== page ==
Microcalcifications depicted on mammographic imaging develop in (i) luminal secretions or (ii) the necrotic cellular debris in the lumen of the distended ducts [21]. The microcalcifications that develop in necrotic cellular debris are irregular borders as well as linear with clefts in a focal, segmental or regional distribution [21]. However, the microcalcifications that develop in luminal secretions are round and punctate as well as amorphous calcifications within a cluster [21]. The characteristics of breast microcalcifications continue to attract interest. Hashimoto and coworkers found that patients with microcalcifications were significantly more likely to have LN metastases [19]. Li and coworkers found that malignant-appearing microcalcifications were significantly associated with a LN (+) status and that they always presented in breast cancer patients who were non-menopausal as well as with a family history of carcinoma [22]. Howland and coworkers reported that HER2 positivity is recognized to be associated with a higher incidence of LN metastases [23]. Several factors, including a higher ER-positivity rate, the prevalence of c-myc expression [24], as well as the elevated expression of osteopontin [25] and the ryanodine receptor 3 gene [26], were believed to contribute to the microcalcifications. Several factors, including HER2 positivity [23], the number of a CK19 mRNA copies [27], an elevated expression of osteopontin [25], T size and LVI [27], tumor grade [28], and clinical stage [28] were believed to contribute to lymph node metastases. However, questions regarding the most significant factor affecting lymph node metastases or the presence of microcalcifications remain unanswered.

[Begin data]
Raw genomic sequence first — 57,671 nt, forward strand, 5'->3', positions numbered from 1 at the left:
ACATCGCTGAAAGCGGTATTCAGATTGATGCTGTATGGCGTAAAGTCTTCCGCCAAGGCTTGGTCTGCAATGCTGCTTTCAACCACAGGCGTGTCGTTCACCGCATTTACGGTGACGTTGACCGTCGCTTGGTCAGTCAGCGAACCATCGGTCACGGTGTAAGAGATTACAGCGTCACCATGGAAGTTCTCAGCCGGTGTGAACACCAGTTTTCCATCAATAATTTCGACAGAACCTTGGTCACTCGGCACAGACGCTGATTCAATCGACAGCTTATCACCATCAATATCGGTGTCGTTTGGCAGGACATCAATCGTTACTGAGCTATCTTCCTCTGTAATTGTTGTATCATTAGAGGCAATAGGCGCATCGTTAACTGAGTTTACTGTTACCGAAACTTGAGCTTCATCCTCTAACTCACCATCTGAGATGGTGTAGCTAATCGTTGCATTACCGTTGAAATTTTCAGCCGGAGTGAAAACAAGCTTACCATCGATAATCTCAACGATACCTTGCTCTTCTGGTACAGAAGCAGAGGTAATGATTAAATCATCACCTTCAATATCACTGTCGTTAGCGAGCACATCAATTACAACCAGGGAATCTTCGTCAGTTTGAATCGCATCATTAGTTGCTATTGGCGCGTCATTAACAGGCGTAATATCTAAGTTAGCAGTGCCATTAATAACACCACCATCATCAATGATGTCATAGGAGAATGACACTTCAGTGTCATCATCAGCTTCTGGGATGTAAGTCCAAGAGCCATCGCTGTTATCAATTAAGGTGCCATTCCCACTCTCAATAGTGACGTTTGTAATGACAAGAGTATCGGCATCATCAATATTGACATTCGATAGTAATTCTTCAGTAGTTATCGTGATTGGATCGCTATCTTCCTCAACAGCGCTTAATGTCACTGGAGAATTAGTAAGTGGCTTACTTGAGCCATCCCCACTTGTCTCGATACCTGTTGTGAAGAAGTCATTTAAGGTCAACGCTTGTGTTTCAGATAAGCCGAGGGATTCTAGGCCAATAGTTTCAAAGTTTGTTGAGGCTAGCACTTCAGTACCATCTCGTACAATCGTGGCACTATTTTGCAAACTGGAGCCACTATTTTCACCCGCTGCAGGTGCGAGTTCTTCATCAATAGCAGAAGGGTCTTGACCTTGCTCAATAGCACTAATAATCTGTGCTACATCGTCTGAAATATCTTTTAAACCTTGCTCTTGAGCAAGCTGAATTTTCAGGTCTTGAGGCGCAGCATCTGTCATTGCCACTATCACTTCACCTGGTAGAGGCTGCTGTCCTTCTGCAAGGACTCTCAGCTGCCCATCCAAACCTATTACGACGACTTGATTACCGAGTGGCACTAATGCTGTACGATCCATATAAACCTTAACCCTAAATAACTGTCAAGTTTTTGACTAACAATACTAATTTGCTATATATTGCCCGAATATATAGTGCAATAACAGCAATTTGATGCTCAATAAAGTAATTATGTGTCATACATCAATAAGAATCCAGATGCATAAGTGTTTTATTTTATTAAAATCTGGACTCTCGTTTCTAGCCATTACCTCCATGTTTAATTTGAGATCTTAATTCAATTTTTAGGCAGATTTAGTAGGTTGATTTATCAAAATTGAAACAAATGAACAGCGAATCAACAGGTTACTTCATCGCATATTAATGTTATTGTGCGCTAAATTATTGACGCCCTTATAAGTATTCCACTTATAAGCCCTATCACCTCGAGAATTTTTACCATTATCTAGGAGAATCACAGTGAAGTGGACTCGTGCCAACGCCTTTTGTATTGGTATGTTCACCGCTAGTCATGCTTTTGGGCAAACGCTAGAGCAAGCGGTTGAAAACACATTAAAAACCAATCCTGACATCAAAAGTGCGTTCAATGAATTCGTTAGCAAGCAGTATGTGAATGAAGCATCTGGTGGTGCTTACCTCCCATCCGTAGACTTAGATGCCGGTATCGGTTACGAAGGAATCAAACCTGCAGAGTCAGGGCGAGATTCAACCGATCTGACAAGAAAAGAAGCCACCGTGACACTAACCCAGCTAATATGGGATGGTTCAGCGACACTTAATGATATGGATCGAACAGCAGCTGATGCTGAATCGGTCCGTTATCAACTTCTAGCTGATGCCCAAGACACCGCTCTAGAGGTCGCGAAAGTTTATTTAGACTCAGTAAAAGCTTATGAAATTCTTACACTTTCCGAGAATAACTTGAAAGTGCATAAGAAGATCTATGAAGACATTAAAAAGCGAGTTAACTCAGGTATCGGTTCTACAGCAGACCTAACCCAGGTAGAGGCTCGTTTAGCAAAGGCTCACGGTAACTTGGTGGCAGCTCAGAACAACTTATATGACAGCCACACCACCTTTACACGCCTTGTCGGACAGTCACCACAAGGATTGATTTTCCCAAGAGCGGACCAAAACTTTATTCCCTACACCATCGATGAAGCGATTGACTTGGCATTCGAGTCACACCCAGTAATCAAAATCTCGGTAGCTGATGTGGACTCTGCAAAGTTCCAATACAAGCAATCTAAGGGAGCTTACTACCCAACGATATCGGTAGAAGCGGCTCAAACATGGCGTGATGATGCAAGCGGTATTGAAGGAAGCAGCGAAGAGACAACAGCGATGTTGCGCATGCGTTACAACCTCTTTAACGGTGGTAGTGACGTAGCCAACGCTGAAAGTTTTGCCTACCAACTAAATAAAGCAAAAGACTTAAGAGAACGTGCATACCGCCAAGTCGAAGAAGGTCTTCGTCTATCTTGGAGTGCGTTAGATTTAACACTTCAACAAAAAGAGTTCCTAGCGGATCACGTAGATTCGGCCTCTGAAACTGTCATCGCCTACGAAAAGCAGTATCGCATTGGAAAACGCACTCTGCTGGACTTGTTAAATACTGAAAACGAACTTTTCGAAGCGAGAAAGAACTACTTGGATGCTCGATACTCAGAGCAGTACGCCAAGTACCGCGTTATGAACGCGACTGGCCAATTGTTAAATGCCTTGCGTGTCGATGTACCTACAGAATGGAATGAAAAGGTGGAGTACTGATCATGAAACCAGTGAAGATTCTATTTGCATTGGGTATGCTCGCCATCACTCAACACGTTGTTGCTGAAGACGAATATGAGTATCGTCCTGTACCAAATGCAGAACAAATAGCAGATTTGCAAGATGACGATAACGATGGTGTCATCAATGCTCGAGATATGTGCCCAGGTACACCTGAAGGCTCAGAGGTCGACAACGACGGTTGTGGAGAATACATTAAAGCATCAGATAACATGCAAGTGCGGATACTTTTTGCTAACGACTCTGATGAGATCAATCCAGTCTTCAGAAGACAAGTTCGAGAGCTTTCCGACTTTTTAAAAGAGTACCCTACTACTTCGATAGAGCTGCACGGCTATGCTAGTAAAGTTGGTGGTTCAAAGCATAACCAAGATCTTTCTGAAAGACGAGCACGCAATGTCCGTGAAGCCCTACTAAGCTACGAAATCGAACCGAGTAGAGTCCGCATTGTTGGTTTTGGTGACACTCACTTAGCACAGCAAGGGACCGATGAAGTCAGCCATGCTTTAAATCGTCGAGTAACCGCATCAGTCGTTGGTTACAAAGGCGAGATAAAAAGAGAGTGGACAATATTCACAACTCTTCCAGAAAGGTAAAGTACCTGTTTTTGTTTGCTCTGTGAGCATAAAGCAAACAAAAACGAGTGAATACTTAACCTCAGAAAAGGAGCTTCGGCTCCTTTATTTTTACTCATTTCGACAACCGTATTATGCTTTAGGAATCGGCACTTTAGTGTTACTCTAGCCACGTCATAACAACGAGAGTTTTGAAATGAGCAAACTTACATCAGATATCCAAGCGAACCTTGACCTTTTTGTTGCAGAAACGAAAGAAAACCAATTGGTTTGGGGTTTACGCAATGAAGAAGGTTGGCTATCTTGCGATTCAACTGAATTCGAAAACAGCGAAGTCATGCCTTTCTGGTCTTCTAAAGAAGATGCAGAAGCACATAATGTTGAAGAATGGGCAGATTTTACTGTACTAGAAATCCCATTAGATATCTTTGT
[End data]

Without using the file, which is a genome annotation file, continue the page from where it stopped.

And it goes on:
If it is possible to predict the LN metastasis based on the patterns of mammographically detected calcifications, this information will be essential for clinical decision-making [29]. The multivariate analysis in our study demonstrates that the clinicopathological and imaging parameters of infiltrating ductal carcinoma, which consisted of three selected features (age, tumor size and Feature E), were statistically significant independent predictors. We demonstrated that larger tumor size, younger age and calcifications > 20/ cm2 were associated with a significantly higher rate of LN metastasis. However, other studies did not perform other measurements such as calcification range, calcification diameter and calcification density to more comprehensively evaluate the appearance of these calcifications. Additionally, our study is the first study to identify the risk factors in IDC, including a relatively large number of breast cancer patients. The discrimination of the model for predicting LNM was 0.70 in this study was 0.70 (95%, C.I. 0.69–0.73), thereby confirming a high level of reliability.